10 Horrific Facts about the Native American Genocide

22. Hitchcock vs. Lone Wolf

The White Man has his thumb pressed down firmly on the scales of justice.

By the time the 20th century arrived, many Native American people were forcefully removed from their homelands and put on reservations. In 1867 the Medicine Lodge Treaty was created. This appeared to provide tribes some type of say in what occurred regarding the lands that they had been forced to move onto. The treaty stated that in order for reservation land to begin being used for other purposes, a 75 percent majority approval was required by the tribe currently living on the land.

However, in 1900, the government made the decision to parcel the land off that was previously given to the Kiowa-Comanche tribe. The individuals who accepted a certain plot of the land were also given official citizenship. The additional land was also parceled off and sold to anyone who wanted to buy it; however, no approval was sought or given. As a result, leader of the Kiowa tribe, Lone Wolf, filed a lawsuit against the government for the breach of the treaty, but he was unsuccessful.

According to the verdict handed down, Congress had the right to change any prior treaties they needed to because the government retained control over everything that happened on any reservation in the United States. While the case went all the way up to the Supreme Court, the verdict did not falter. As a result, the members of the tribe were then considered “wards of the nation.” Not long after this occurred, more than 50,000 settlers moved into what was considered surplus land on the reservation. The verdict still has not been overturned today and is a valid and active precedent.

11. The Hopi Indians who were Sent to Alcatraz

The Hopi rebelled.

Alcatraz was originally discovered by the Spanish and Portuguese in the 1540s; however, it had been inhabited for more than 10,000 years. When the Spanish came into the area there were approximately 10,000 people living in the Bay Area. According to the tradition, the island was long used for the same reasons it was down the road – isolating individuals who broke laws.

In 1894, the Hopi were in the midst of a rebellion against the various government regulations that had been placed on them. These stated that they had to send their children away from their homes to attend the government-run schools. In an effort to force the parent’s to send children away, it was suggested that law enforcement and the military members go and arrest anyone who did not send their kids. When snows and other bad weather conditions made that impossible, the government interrupted the supply of food and goods.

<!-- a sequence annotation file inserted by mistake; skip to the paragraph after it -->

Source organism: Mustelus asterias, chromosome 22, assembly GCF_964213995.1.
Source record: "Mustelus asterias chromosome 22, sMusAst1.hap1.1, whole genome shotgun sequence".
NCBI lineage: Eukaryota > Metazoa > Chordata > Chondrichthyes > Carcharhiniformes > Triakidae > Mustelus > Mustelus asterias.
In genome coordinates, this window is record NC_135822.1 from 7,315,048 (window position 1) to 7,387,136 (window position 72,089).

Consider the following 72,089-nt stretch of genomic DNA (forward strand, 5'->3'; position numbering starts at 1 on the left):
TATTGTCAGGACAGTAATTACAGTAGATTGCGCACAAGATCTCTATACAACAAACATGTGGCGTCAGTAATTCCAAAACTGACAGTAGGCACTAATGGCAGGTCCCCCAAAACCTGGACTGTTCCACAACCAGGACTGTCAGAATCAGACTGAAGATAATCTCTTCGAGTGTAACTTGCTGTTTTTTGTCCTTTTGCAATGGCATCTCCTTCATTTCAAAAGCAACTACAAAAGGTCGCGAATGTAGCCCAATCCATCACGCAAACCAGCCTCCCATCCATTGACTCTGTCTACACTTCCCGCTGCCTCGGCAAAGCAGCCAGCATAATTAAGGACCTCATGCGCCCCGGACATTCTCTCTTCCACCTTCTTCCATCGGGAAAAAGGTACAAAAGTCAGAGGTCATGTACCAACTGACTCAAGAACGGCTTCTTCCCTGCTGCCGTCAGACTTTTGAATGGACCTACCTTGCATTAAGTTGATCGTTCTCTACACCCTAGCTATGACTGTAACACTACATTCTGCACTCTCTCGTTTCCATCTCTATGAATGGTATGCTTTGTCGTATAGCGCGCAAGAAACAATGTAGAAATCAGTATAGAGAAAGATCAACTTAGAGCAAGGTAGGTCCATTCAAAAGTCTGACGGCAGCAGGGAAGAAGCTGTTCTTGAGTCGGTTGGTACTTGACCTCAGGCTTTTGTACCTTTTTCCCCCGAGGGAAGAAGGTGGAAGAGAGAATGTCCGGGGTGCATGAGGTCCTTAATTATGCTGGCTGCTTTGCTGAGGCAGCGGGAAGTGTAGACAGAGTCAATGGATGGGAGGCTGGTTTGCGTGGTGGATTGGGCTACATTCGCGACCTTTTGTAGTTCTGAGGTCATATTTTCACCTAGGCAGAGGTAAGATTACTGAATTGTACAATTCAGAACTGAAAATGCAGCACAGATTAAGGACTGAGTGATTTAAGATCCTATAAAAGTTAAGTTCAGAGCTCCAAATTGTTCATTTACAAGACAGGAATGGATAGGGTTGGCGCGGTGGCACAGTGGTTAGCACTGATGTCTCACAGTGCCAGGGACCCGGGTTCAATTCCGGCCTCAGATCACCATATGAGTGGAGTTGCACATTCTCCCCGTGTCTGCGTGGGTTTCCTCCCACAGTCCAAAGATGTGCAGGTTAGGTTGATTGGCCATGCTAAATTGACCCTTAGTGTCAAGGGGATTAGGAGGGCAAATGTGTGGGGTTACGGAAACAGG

However, many Hopi still refused to send their children. As a result, 18 tribal leaders were arrested and had to face a trial. When found guilty (which they all were) they were sent to Alcatraz. Those left behind still didn’t comply and those arrested were released a year later. At this point, they continued their peaceful protests against the educational restrictions.

While the Indians were unsuccessful at stopping the development of these educational institutions, they did bring attention to an issue that had gone on for far too long.

Conclusion

There is no question that the United States government has always had somewhat of an uncomfortable relationship with the individuals who lived on the lands prior to the European settlers. While the relationship has improved over time, there is still quite a long way to go and much to make up for. There is no question that in just the last century, there has been an amazingly large amount of horror experienced by the native tribes in America.

While many people automatically think about the Holocaust when thinking about genocide situations, there was one just as bad that occurred on U.S. soil – the genocide of the Native Americans. While the steps that were taken were not immediate, they affected this population none-the-less. As a result, the number of Native Americans in the U.S. fell significantly, and the losses have still not been made up for. From boarding schools, involuntary sterilization, and mass murder, these people had to live through horrific pasts that no person ever wants to face.

Better understanding what went on can help ensure these types of atrocities don’t occur again in the future. Learning from the past is the best way to move forward with a better and brighter future. While there are still amends to make, there is no question the U.S. government has come a long way in regard to how Native Americans are treated and viewed, which speaks leaps and bounds when you consider how the relationship between these people began.